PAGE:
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Conference explores uses of art in the liturgy


Father J. Michael Joncas speaks Feb. 10 at the Paulist Center’s Liturgical Arts Conference.

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BOSTON—The priest who authored “On Eagles’ Wings” opened the Paulist Center’s Feb. 10-11 conference on creative arts and the Mass with a mystagogical reflection on the liturgy with orchestral and choral accompaniment.

“He is a wonderful gift,” said Father John B. Ardis, CSP, the center’s director, of composer and theology professor Father J. Michael Joncas, who in addition to his opening presentation gave the conference’s keynote address titled “Holy Communication: The language of our public prayer.”

Father Ardis said he was moved by Father Joncas’ reflection. “It was a prayerful and powerful opportunity to experience and understand the eucharistic celebration.”

Father Joncas’ reflection incorporated his readings from poetry and literature, as well as his discussion of paintings that were projected on the wall above the altar of the center’s Chapel of the Holy Spirit, where more than 300 ticket holders packed the pews.

“I am not ashamed of the songs I wrote in the folk-idiom, far from it, but I thought the classical style makes more room for the congregation,” he said.

It was a thrill to conduct the music of one of his mentors, said Timothy Westerhaus, who organized the conference and conducted the orchestra and choir.

Westerhaus said he studied under Joncas at the University of St. Thomas in St. Paul, Minn., where the priest is a professor of Theology and Catholic Studies.

Planning for the conference began in April with the idea of bringing together Boston’s artists and other creative people to work on new ways to improve the liturgical experience, he said.

“It was a chance to celebrate the wide variety of all of the liturgical arts, both visual and in words, and deepen our own ministry,” he said.

Another theme of the conference was the bringing a spirit of reconciliation to the Boston Church, he said.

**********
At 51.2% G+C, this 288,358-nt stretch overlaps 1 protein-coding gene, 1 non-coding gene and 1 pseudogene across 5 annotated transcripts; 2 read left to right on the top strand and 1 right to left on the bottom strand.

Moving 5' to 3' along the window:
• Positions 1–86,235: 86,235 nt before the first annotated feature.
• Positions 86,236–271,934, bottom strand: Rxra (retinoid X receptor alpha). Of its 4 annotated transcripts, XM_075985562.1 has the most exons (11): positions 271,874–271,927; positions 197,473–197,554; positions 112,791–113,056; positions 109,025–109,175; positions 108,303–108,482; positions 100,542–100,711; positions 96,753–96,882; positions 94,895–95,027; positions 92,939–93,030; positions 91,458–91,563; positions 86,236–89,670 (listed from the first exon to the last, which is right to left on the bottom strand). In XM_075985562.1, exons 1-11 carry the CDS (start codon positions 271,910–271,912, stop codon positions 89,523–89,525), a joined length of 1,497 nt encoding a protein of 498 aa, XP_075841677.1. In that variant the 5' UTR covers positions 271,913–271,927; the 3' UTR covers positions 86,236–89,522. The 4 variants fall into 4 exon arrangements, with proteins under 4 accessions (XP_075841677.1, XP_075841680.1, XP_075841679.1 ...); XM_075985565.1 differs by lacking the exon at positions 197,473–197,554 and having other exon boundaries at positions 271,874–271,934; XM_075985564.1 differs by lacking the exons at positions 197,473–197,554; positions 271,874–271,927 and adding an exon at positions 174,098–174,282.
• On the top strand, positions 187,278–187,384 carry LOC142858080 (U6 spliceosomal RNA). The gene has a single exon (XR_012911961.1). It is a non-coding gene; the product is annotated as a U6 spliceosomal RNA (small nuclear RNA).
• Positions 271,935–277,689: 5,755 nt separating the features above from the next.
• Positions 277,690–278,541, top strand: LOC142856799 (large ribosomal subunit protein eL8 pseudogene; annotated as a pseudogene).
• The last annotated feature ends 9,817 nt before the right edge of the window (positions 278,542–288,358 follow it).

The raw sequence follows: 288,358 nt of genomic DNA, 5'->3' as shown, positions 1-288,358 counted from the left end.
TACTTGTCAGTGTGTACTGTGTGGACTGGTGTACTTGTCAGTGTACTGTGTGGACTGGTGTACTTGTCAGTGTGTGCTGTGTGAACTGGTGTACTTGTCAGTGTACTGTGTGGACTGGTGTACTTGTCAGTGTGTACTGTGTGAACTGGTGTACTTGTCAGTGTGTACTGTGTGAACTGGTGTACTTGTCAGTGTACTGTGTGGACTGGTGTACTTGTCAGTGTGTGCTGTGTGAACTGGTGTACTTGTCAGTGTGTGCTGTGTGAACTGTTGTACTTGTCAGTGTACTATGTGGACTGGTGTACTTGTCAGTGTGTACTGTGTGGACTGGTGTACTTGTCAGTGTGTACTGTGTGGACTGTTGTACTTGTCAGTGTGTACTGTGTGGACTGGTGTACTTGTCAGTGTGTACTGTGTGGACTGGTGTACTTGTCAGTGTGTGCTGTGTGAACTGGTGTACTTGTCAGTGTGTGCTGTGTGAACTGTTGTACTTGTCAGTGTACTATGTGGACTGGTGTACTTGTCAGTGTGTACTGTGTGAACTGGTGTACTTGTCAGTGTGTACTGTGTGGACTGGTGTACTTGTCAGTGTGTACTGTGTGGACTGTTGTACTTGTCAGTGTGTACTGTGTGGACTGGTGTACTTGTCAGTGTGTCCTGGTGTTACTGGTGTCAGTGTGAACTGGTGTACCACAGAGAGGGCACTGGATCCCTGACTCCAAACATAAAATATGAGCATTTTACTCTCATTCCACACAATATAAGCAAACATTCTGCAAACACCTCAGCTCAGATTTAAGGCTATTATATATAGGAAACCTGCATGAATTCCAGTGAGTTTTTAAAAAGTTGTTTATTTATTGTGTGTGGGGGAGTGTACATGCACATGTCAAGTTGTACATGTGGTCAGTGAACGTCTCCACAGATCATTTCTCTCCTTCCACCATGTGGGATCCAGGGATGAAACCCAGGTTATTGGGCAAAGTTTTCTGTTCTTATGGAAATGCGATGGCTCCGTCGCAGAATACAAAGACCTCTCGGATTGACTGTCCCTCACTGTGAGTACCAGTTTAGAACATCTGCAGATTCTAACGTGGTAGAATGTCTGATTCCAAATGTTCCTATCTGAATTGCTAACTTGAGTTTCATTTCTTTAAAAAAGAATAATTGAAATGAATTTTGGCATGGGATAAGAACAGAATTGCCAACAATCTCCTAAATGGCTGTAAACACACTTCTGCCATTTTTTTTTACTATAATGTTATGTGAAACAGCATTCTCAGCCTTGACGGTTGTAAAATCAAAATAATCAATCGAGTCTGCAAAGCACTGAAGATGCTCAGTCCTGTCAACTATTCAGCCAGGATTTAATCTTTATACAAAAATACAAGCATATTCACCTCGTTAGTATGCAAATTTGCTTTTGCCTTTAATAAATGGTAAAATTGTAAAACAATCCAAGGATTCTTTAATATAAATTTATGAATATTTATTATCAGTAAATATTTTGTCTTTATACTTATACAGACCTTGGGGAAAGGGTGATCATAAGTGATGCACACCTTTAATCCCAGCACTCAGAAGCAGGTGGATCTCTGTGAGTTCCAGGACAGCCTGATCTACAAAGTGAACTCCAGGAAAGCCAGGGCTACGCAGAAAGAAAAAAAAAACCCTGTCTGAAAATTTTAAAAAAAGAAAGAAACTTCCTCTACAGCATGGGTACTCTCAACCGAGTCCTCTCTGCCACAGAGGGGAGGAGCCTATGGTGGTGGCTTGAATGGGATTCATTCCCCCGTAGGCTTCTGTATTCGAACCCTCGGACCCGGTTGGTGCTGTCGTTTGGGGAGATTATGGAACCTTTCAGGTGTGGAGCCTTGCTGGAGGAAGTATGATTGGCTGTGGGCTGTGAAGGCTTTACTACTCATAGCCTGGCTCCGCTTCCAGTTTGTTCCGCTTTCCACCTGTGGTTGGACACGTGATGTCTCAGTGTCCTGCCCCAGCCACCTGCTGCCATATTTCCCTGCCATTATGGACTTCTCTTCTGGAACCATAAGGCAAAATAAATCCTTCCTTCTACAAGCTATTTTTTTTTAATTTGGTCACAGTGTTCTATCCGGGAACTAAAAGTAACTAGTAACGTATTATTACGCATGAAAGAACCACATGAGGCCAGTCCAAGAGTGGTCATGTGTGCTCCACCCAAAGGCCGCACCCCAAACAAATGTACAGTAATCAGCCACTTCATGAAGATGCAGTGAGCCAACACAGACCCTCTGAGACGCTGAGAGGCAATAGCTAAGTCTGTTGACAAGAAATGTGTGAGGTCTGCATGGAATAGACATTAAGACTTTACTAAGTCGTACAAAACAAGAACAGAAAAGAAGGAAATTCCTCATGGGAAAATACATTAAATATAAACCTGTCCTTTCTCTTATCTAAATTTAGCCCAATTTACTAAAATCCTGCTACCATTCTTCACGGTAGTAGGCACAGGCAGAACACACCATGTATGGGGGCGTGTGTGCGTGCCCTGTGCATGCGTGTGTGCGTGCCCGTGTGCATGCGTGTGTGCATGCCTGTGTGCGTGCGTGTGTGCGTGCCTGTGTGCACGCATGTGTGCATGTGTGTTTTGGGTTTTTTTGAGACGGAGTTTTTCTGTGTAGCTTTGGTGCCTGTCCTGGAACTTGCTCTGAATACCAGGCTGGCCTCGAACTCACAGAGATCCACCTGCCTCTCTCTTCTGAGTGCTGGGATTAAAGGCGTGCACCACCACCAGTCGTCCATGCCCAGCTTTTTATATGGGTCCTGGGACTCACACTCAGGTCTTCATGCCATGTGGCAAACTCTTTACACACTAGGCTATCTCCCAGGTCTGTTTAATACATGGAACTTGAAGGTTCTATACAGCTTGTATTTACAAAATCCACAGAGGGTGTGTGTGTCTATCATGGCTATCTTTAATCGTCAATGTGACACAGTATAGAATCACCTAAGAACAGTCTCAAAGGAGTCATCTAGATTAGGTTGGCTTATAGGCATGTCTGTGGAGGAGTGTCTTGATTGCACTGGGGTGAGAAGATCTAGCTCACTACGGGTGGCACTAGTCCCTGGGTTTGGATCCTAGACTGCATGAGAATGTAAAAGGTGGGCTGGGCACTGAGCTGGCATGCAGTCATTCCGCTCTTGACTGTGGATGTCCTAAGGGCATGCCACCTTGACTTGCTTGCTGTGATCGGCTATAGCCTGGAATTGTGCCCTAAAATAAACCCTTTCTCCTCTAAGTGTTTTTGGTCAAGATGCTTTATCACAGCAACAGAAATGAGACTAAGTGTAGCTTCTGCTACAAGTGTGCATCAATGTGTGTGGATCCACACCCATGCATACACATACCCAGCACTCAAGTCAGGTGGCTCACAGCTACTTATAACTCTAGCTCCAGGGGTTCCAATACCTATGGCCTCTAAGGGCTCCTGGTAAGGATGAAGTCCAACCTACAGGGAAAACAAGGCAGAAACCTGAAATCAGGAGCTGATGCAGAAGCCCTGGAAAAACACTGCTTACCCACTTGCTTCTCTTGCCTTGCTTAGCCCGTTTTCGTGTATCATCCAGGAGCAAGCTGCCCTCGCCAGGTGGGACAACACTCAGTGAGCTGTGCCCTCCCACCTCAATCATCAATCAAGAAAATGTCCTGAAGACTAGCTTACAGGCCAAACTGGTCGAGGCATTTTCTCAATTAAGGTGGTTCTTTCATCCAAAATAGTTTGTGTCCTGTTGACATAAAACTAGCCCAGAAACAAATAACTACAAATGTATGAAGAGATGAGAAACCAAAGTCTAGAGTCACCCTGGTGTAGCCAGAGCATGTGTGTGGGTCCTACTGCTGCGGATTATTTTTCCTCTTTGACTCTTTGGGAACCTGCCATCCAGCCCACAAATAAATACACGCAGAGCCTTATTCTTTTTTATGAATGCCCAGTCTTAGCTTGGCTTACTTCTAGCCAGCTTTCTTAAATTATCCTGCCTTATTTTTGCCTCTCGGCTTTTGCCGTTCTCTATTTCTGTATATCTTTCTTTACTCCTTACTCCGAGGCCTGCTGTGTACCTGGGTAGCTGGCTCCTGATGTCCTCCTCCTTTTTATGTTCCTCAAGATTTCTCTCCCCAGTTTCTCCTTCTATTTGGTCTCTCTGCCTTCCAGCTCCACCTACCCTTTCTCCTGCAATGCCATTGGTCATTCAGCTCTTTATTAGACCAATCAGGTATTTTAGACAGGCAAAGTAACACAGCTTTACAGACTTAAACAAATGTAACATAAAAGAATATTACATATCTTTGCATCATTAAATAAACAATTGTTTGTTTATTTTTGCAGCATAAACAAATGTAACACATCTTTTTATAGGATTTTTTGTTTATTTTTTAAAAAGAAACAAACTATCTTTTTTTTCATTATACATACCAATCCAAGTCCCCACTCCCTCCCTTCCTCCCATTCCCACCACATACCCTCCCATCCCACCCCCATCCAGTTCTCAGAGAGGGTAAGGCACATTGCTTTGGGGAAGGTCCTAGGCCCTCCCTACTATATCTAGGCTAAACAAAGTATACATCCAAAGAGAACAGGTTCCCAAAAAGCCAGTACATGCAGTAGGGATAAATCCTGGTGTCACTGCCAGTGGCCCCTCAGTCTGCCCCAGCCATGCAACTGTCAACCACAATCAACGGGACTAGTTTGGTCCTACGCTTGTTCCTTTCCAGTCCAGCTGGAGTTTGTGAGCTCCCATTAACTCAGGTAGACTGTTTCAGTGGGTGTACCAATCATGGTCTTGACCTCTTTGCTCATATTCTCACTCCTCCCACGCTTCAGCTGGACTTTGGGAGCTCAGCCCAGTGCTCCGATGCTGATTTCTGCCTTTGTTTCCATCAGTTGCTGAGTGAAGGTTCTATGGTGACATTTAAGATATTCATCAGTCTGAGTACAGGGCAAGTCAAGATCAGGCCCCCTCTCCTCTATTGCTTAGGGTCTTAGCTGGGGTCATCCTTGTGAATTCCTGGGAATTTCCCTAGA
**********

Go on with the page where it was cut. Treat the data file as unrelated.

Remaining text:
The Paulist Center has tried to become a local resource for Catholics who have felt distanced from the Church, said Father Ardis.

To echo that theme, Father Joncas said he chose to sing a composition that is his interpretation of the “Eucharistic Prayer II for Reconciliation.”

It is great that the Paulist Center was able to put together this conference at this time, said Catherine Minkiewicz, the assistant director of the archdiocese’s Office of Religious Education.

Before the conference began attendees broke out into their Saturday workshops, they were asked to stand up when their specific ministry was called, she said, and she was impressed by the diversity.

There were religious educators, musical directors, lectors and those involved in the arts in their parishes, she said.

Minkiewicz, who served as a family minister at the center before taking her current position, co-led a workshop with Father Sean M. McCarthy, pastor of Our Lady Comforter of the Afflicted Parish in Waltham titled, “Liturgy: The source and summit of our catechesis.”

Her workshop focused on ways to match children’s religious education with religious practice in the families, she said. “Too often, parents drop off their kids at CCD and that is it.”

“Among religious education directors, the biggest difficulty is getting parents to understand that attending Mass as a family is just as important,” she said.

Children need to hear from their parents that going to church is not boring and stupid, she said.

Then on the way home, the family should talk about it, she said. “Parents can reinforce Mass and religious education participation with what we call ‘the conversation in the car.’”

One program that Minkiewicz and Father McCarthy promoted in the workshop is “Generations of Faith,” she said.

The program creates a framework in which grandparents, parents and children can grow in their faith in separate age-appropriate settings and intergenerational discussions, she said.

Other workshops at the conference were “Prayer in the midst of pain: Restoring the faithful to wholeness,” presented by Father Joncas and JoJo David, the music director of Newton’s Sacred Heart Church; and “Each one has a hymn,” presented by Karen Westerfield Tucker, an ordained Methodist presbyter and professor of worship at Boston University.

Westerhaus said given the conference’s success there is a chance it could become an annual event, but that decision has not been made yet.

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